And they'll say, 'You think
you're gonna make it?' And then
I'm like, 'Well, I think I already
have."' Tickets are still available,
so reach into your wallets, grab
your parents' credit card and
come on down to see a rising tal-
ent and one of the most unique
voices in comedy today.

By DREW MARON
Daily Arts Writer
He emerges from the TARDIS,
a little blue box we're all more
than familiar with ... but some-
thing's changed. Who is this bit-
ter old Scottish man with "attack
eyebrows" and a haggard face?
This isn't the Doctor we know and
love? Where's the fez and the flirt-
ing with companions? Where's
the wacky sense of wonder? What
happened to "Doctor Who?"
The answer is simple, brilliant
and found ina move that is really
making me miss Steven Moffat
already: "Doctor Who" got old.
Fifty to be precise, making him
the oldest science-fiction fran-
chise of all time - beating out
both "Star Trek" and "Star Wars."
For the first time in the series'
history, the actor and the show
itself are the same age. Actually,
Peter Capaldi, number thirteen of
the Doctors (but Malcolm Tucker
in the hearts of any fans of "The
Thick of It") is fifty-six but the
specificity isn't what's important
here.
Most of the time, the Doctor's
"regeneration" protocol is an easy
ploy (to those non-Whovians, the
Doctor never dies, but rather is
mortally injured and regenerates
himself to have a new physical
form; in other words, same guy,
different face). Oftentimes, the
executives of "Doctor Who" sim-
ply used it as a way for the show,
and character, to outlast the
actors. But now, it actually means
something: the Doctor, after fifty
years on screen, is finally showing
his age.
Not to say he's not the same
Doctor. The wit, wonder, genius
and personality is still all there.
But now, with Moffat almost done
with "Doctor Who," it seems
he's leaving his final dent in the

series'l
we don
no one
the got
good-n
dIe-age
moral c
no mat
Stev
tor in:
not en
it's hat
replaci
tle anx
controt
maturi
ish cul
tional p
there a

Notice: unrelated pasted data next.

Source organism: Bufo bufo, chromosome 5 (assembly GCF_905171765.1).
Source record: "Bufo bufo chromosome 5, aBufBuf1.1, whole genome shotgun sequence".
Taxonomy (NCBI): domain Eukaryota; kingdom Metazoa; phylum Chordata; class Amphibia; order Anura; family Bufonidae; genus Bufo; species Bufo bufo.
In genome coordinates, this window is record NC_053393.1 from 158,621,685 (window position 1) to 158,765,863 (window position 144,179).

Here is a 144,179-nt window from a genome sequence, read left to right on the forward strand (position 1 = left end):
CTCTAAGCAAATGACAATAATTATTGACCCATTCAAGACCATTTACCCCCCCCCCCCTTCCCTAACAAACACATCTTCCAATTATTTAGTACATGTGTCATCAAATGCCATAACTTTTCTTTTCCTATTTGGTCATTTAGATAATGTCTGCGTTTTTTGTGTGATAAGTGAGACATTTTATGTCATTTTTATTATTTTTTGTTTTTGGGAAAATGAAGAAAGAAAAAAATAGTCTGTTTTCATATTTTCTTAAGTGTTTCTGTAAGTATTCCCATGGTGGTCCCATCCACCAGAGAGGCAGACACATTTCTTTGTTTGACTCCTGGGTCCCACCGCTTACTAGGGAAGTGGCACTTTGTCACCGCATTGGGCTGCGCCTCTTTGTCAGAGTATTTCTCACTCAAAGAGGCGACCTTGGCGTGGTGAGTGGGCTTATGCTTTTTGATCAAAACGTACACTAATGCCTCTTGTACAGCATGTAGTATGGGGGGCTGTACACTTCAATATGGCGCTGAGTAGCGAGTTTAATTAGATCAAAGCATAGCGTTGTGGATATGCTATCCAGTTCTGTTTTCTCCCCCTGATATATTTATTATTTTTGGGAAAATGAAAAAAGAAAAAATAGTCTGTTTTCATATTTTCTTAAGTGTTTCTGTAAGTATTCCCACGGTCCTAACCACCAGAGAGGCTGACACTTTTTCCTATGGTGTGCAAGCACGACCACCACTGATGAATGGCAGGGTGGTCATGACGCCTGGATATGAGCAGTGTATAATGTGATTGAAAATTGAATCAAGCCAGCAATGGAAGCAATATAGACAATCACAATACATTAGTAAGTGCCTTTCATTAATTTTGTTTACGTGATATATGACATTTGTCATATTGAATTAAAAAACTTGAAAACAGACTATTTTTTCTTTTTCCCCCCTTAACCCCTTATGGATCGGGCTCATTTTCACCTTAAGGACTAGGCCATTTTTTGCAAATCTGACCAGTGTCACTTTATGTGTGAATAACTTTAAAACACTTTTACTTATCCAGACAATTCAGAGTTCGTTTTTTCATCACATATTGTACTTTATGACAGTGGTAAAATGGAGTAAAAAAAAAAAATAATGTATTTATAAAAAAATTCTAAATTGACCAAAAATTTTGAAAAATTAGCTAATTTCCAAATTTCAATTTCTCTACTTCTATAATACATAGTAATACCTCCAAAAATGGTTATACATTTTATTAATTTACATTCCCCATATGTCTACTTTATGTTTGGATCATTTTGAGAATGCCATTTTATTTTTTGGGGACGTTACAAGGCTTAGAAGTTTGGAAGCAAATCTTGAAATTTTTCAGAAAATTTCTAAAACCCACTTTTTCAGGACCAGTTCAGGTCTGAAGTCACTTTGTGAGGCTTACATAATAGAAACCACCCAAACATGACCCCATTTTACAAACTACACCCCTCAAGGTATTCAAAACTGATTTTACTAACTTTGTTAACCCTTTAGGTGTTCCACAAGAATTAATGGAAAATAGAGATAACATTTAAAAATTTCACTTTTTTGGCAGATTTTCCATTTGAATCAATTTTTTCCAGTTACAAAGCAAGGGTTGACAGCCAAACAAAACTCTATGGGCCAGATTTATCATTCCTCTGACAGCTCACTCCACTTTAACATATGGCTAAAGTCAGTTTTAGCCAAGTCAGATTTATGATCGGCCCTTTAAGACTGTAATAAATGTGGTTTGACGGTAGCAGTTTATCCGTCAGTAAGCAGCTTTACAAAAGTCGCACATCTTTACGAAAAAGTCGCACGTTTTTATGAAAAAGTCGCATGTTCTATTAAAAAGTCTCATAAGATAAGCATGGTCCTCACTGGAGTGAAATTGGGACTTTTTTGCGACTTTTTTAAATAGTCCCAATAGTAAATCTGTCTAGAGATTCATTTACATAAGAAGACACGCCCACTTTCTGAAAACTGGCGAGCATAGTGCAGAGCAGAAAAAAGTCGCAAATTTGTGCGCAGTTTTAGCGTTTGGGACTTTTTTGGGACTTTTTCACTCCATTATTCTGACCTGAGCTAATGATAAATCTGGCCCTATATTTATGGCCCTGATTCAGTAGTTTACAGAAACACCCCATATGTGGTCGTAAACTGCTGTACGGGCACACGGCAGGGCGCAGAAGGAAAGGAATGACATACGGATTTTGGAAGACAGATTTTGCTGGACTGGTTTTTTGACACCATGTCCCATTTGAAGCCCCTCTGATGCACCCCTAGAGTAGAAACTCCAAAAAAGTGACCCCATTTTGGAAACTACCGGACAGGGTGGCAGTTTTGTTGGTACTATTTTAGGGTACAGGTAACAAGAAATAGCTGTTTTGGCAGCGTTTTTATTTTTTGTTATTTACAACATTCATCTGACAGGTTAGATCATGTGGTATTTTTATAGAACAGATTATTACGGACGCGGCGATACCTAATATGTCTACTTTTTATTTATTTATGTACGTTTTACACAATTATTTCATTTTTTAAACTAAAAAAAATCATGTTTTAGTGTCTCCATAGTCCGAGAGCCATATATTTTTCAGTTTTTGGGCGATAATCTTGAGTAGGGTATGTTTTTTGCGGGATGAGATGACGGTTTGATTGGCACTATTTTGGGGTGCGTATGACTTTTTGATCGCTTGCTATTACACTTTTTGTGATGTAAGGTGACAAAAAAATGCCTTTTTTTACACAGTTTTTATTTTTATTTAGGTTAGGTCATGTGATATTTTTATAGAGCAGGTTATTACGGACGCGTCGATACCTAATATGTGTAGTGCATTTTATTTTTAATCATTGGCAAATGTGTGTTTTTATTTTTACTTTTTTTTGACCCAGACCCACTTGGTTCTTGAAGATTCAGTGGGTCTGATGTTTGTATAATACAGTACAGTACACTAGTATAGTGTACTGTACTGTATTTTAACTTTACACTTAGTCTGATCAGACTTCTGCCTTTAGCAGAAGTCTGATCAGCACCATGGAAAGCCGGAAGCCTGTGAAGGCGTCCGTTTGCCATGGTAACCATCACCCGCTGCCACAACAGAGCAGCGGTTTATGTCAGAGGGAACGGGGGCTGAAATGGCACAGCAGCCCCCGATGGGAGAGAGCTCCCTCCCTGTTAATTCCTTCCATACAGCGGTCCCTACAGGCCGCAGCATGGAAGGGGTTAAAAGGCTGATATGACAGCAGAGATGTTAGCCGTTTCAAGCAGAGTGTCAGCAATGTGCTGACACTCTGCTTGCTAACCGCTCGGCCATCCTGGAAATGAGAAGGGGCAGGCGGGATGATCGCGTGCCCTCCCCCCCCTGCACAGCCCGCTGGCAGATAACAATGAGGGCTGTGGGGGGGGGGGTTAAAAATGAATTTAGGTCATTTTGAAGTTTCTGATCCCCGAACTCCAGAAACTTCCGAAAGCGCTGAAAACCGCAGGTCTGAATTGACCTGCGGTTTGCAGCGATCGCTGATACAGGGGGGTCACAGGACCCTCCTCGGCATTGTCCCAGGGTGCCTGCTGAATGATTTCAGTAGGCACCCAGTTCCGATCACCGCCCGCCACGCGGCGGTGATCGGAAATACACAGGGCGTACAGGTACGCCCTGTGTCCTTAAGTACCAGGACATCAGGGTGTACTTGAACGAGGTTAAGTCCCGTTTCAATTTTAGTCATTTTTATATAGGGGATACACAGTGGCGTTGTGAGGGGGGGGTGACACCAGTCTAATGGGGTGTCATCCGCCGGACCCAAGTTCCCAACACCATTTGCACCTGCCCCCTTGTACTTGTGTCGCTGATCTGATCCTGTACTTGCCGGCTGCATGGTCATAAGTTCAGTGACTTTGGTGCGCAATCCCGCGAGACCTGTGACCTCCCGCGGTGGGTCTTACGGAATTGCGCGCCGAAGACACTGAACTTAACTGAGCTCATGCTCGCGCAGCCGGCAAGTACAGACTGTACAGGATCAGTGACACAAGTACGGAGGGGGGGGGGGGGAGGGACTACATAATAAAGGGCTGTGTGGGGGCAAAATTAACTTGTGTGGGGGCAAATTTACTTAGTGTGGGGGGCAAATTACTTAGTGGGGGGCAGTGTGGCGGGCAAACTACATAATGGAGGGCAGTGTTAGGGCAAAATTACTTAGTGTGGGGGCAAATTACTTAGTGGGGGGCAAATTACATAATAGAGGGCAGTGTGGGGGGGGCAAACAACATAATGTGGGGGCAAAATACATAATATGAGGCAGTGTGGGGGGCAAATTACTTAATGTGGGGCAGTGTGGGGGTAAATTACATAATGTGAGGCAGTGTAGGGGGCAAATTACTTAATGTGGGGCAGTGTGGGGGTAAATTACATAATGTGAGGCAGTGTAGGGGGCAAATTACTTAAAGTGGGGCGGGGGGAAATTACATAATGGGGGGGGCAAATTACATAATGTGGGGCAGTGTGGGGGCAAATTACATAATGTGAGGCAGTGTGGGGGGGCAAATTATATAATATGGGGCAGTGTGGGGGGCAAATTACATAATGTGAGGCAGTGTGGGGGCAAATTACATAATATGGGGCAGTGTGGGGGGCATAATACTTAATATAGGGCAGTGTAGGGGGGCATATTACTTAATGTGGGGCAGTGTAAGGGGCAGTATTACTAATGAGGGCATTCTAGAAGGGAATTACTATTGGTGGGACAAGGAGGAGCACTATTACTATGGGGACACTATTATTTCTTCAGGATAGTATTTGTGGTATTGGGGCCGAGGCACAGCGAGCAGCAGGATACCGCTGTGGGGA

A
who m
andba
But
exceed
He's
potenti
Moffat
televisi
and I'n
he's go
TARDI
detract
Moffat
overly
eral la
are less
tor Wh
bish.A
othert
fat has
approa
work a
ing on

long-running history. Yep, are richly drawn, doing much
't know how he did it with more than providing target prac-
else noticing, but he made tice for the Doctor's witticisms.
od Doctor a wisecracking, Moffat has often been reviled
atured and brilliant mid- for some of his female characters,
d Scotsman with a bit of something I find just ridiculous.
utrage and a love of truth, I can't think of a better subver-
ter how much it hurts. sion of a classically subordinate
en Moffat made the Doc- character than the recent rev-
to himself. Okay, that's elation of Mary Moorston's past
tirely accurate. But still, on "Sherlock." Nor can I think
rd to imagine whoever's of a more fitting "Doctor Who"
ng the Moffnot to feel a lit- spin-off than lizard humanoid
ious. The man has stirred Lady Vastra, her wife Jenny and
versy no doubt for truly their butler Strax solving crimes
ng the Doctor from a Brit- in Victorian London together as
t favorite into an interna- was seen in "Deep Breath" (and
phenomenon, and of course major props for the kiss scene
ire some people out there between Vastra and Jenny; a
scene which has unfortunately
been censored in several coun-
=kter Capaldi tries). Clara as well, a character
some might have thought a tad
too conventional for the Doctor's
lovely assistant, is seen growing
out of her shell and into someone
almost tragic in her affection for
a man who aged from twenty to
fifty in the span of a day.
iss the days of shaky sets "Doctor Who" is the best kind
d graphics. of science-fiction. Sure, it involves
the Moff did something an alien dinosaur rampaging
ingly important as well: through Victorian London, but it
reaffirmed the literary does so in a way that's about who
al of the series. Steven we are. This season asks the ques-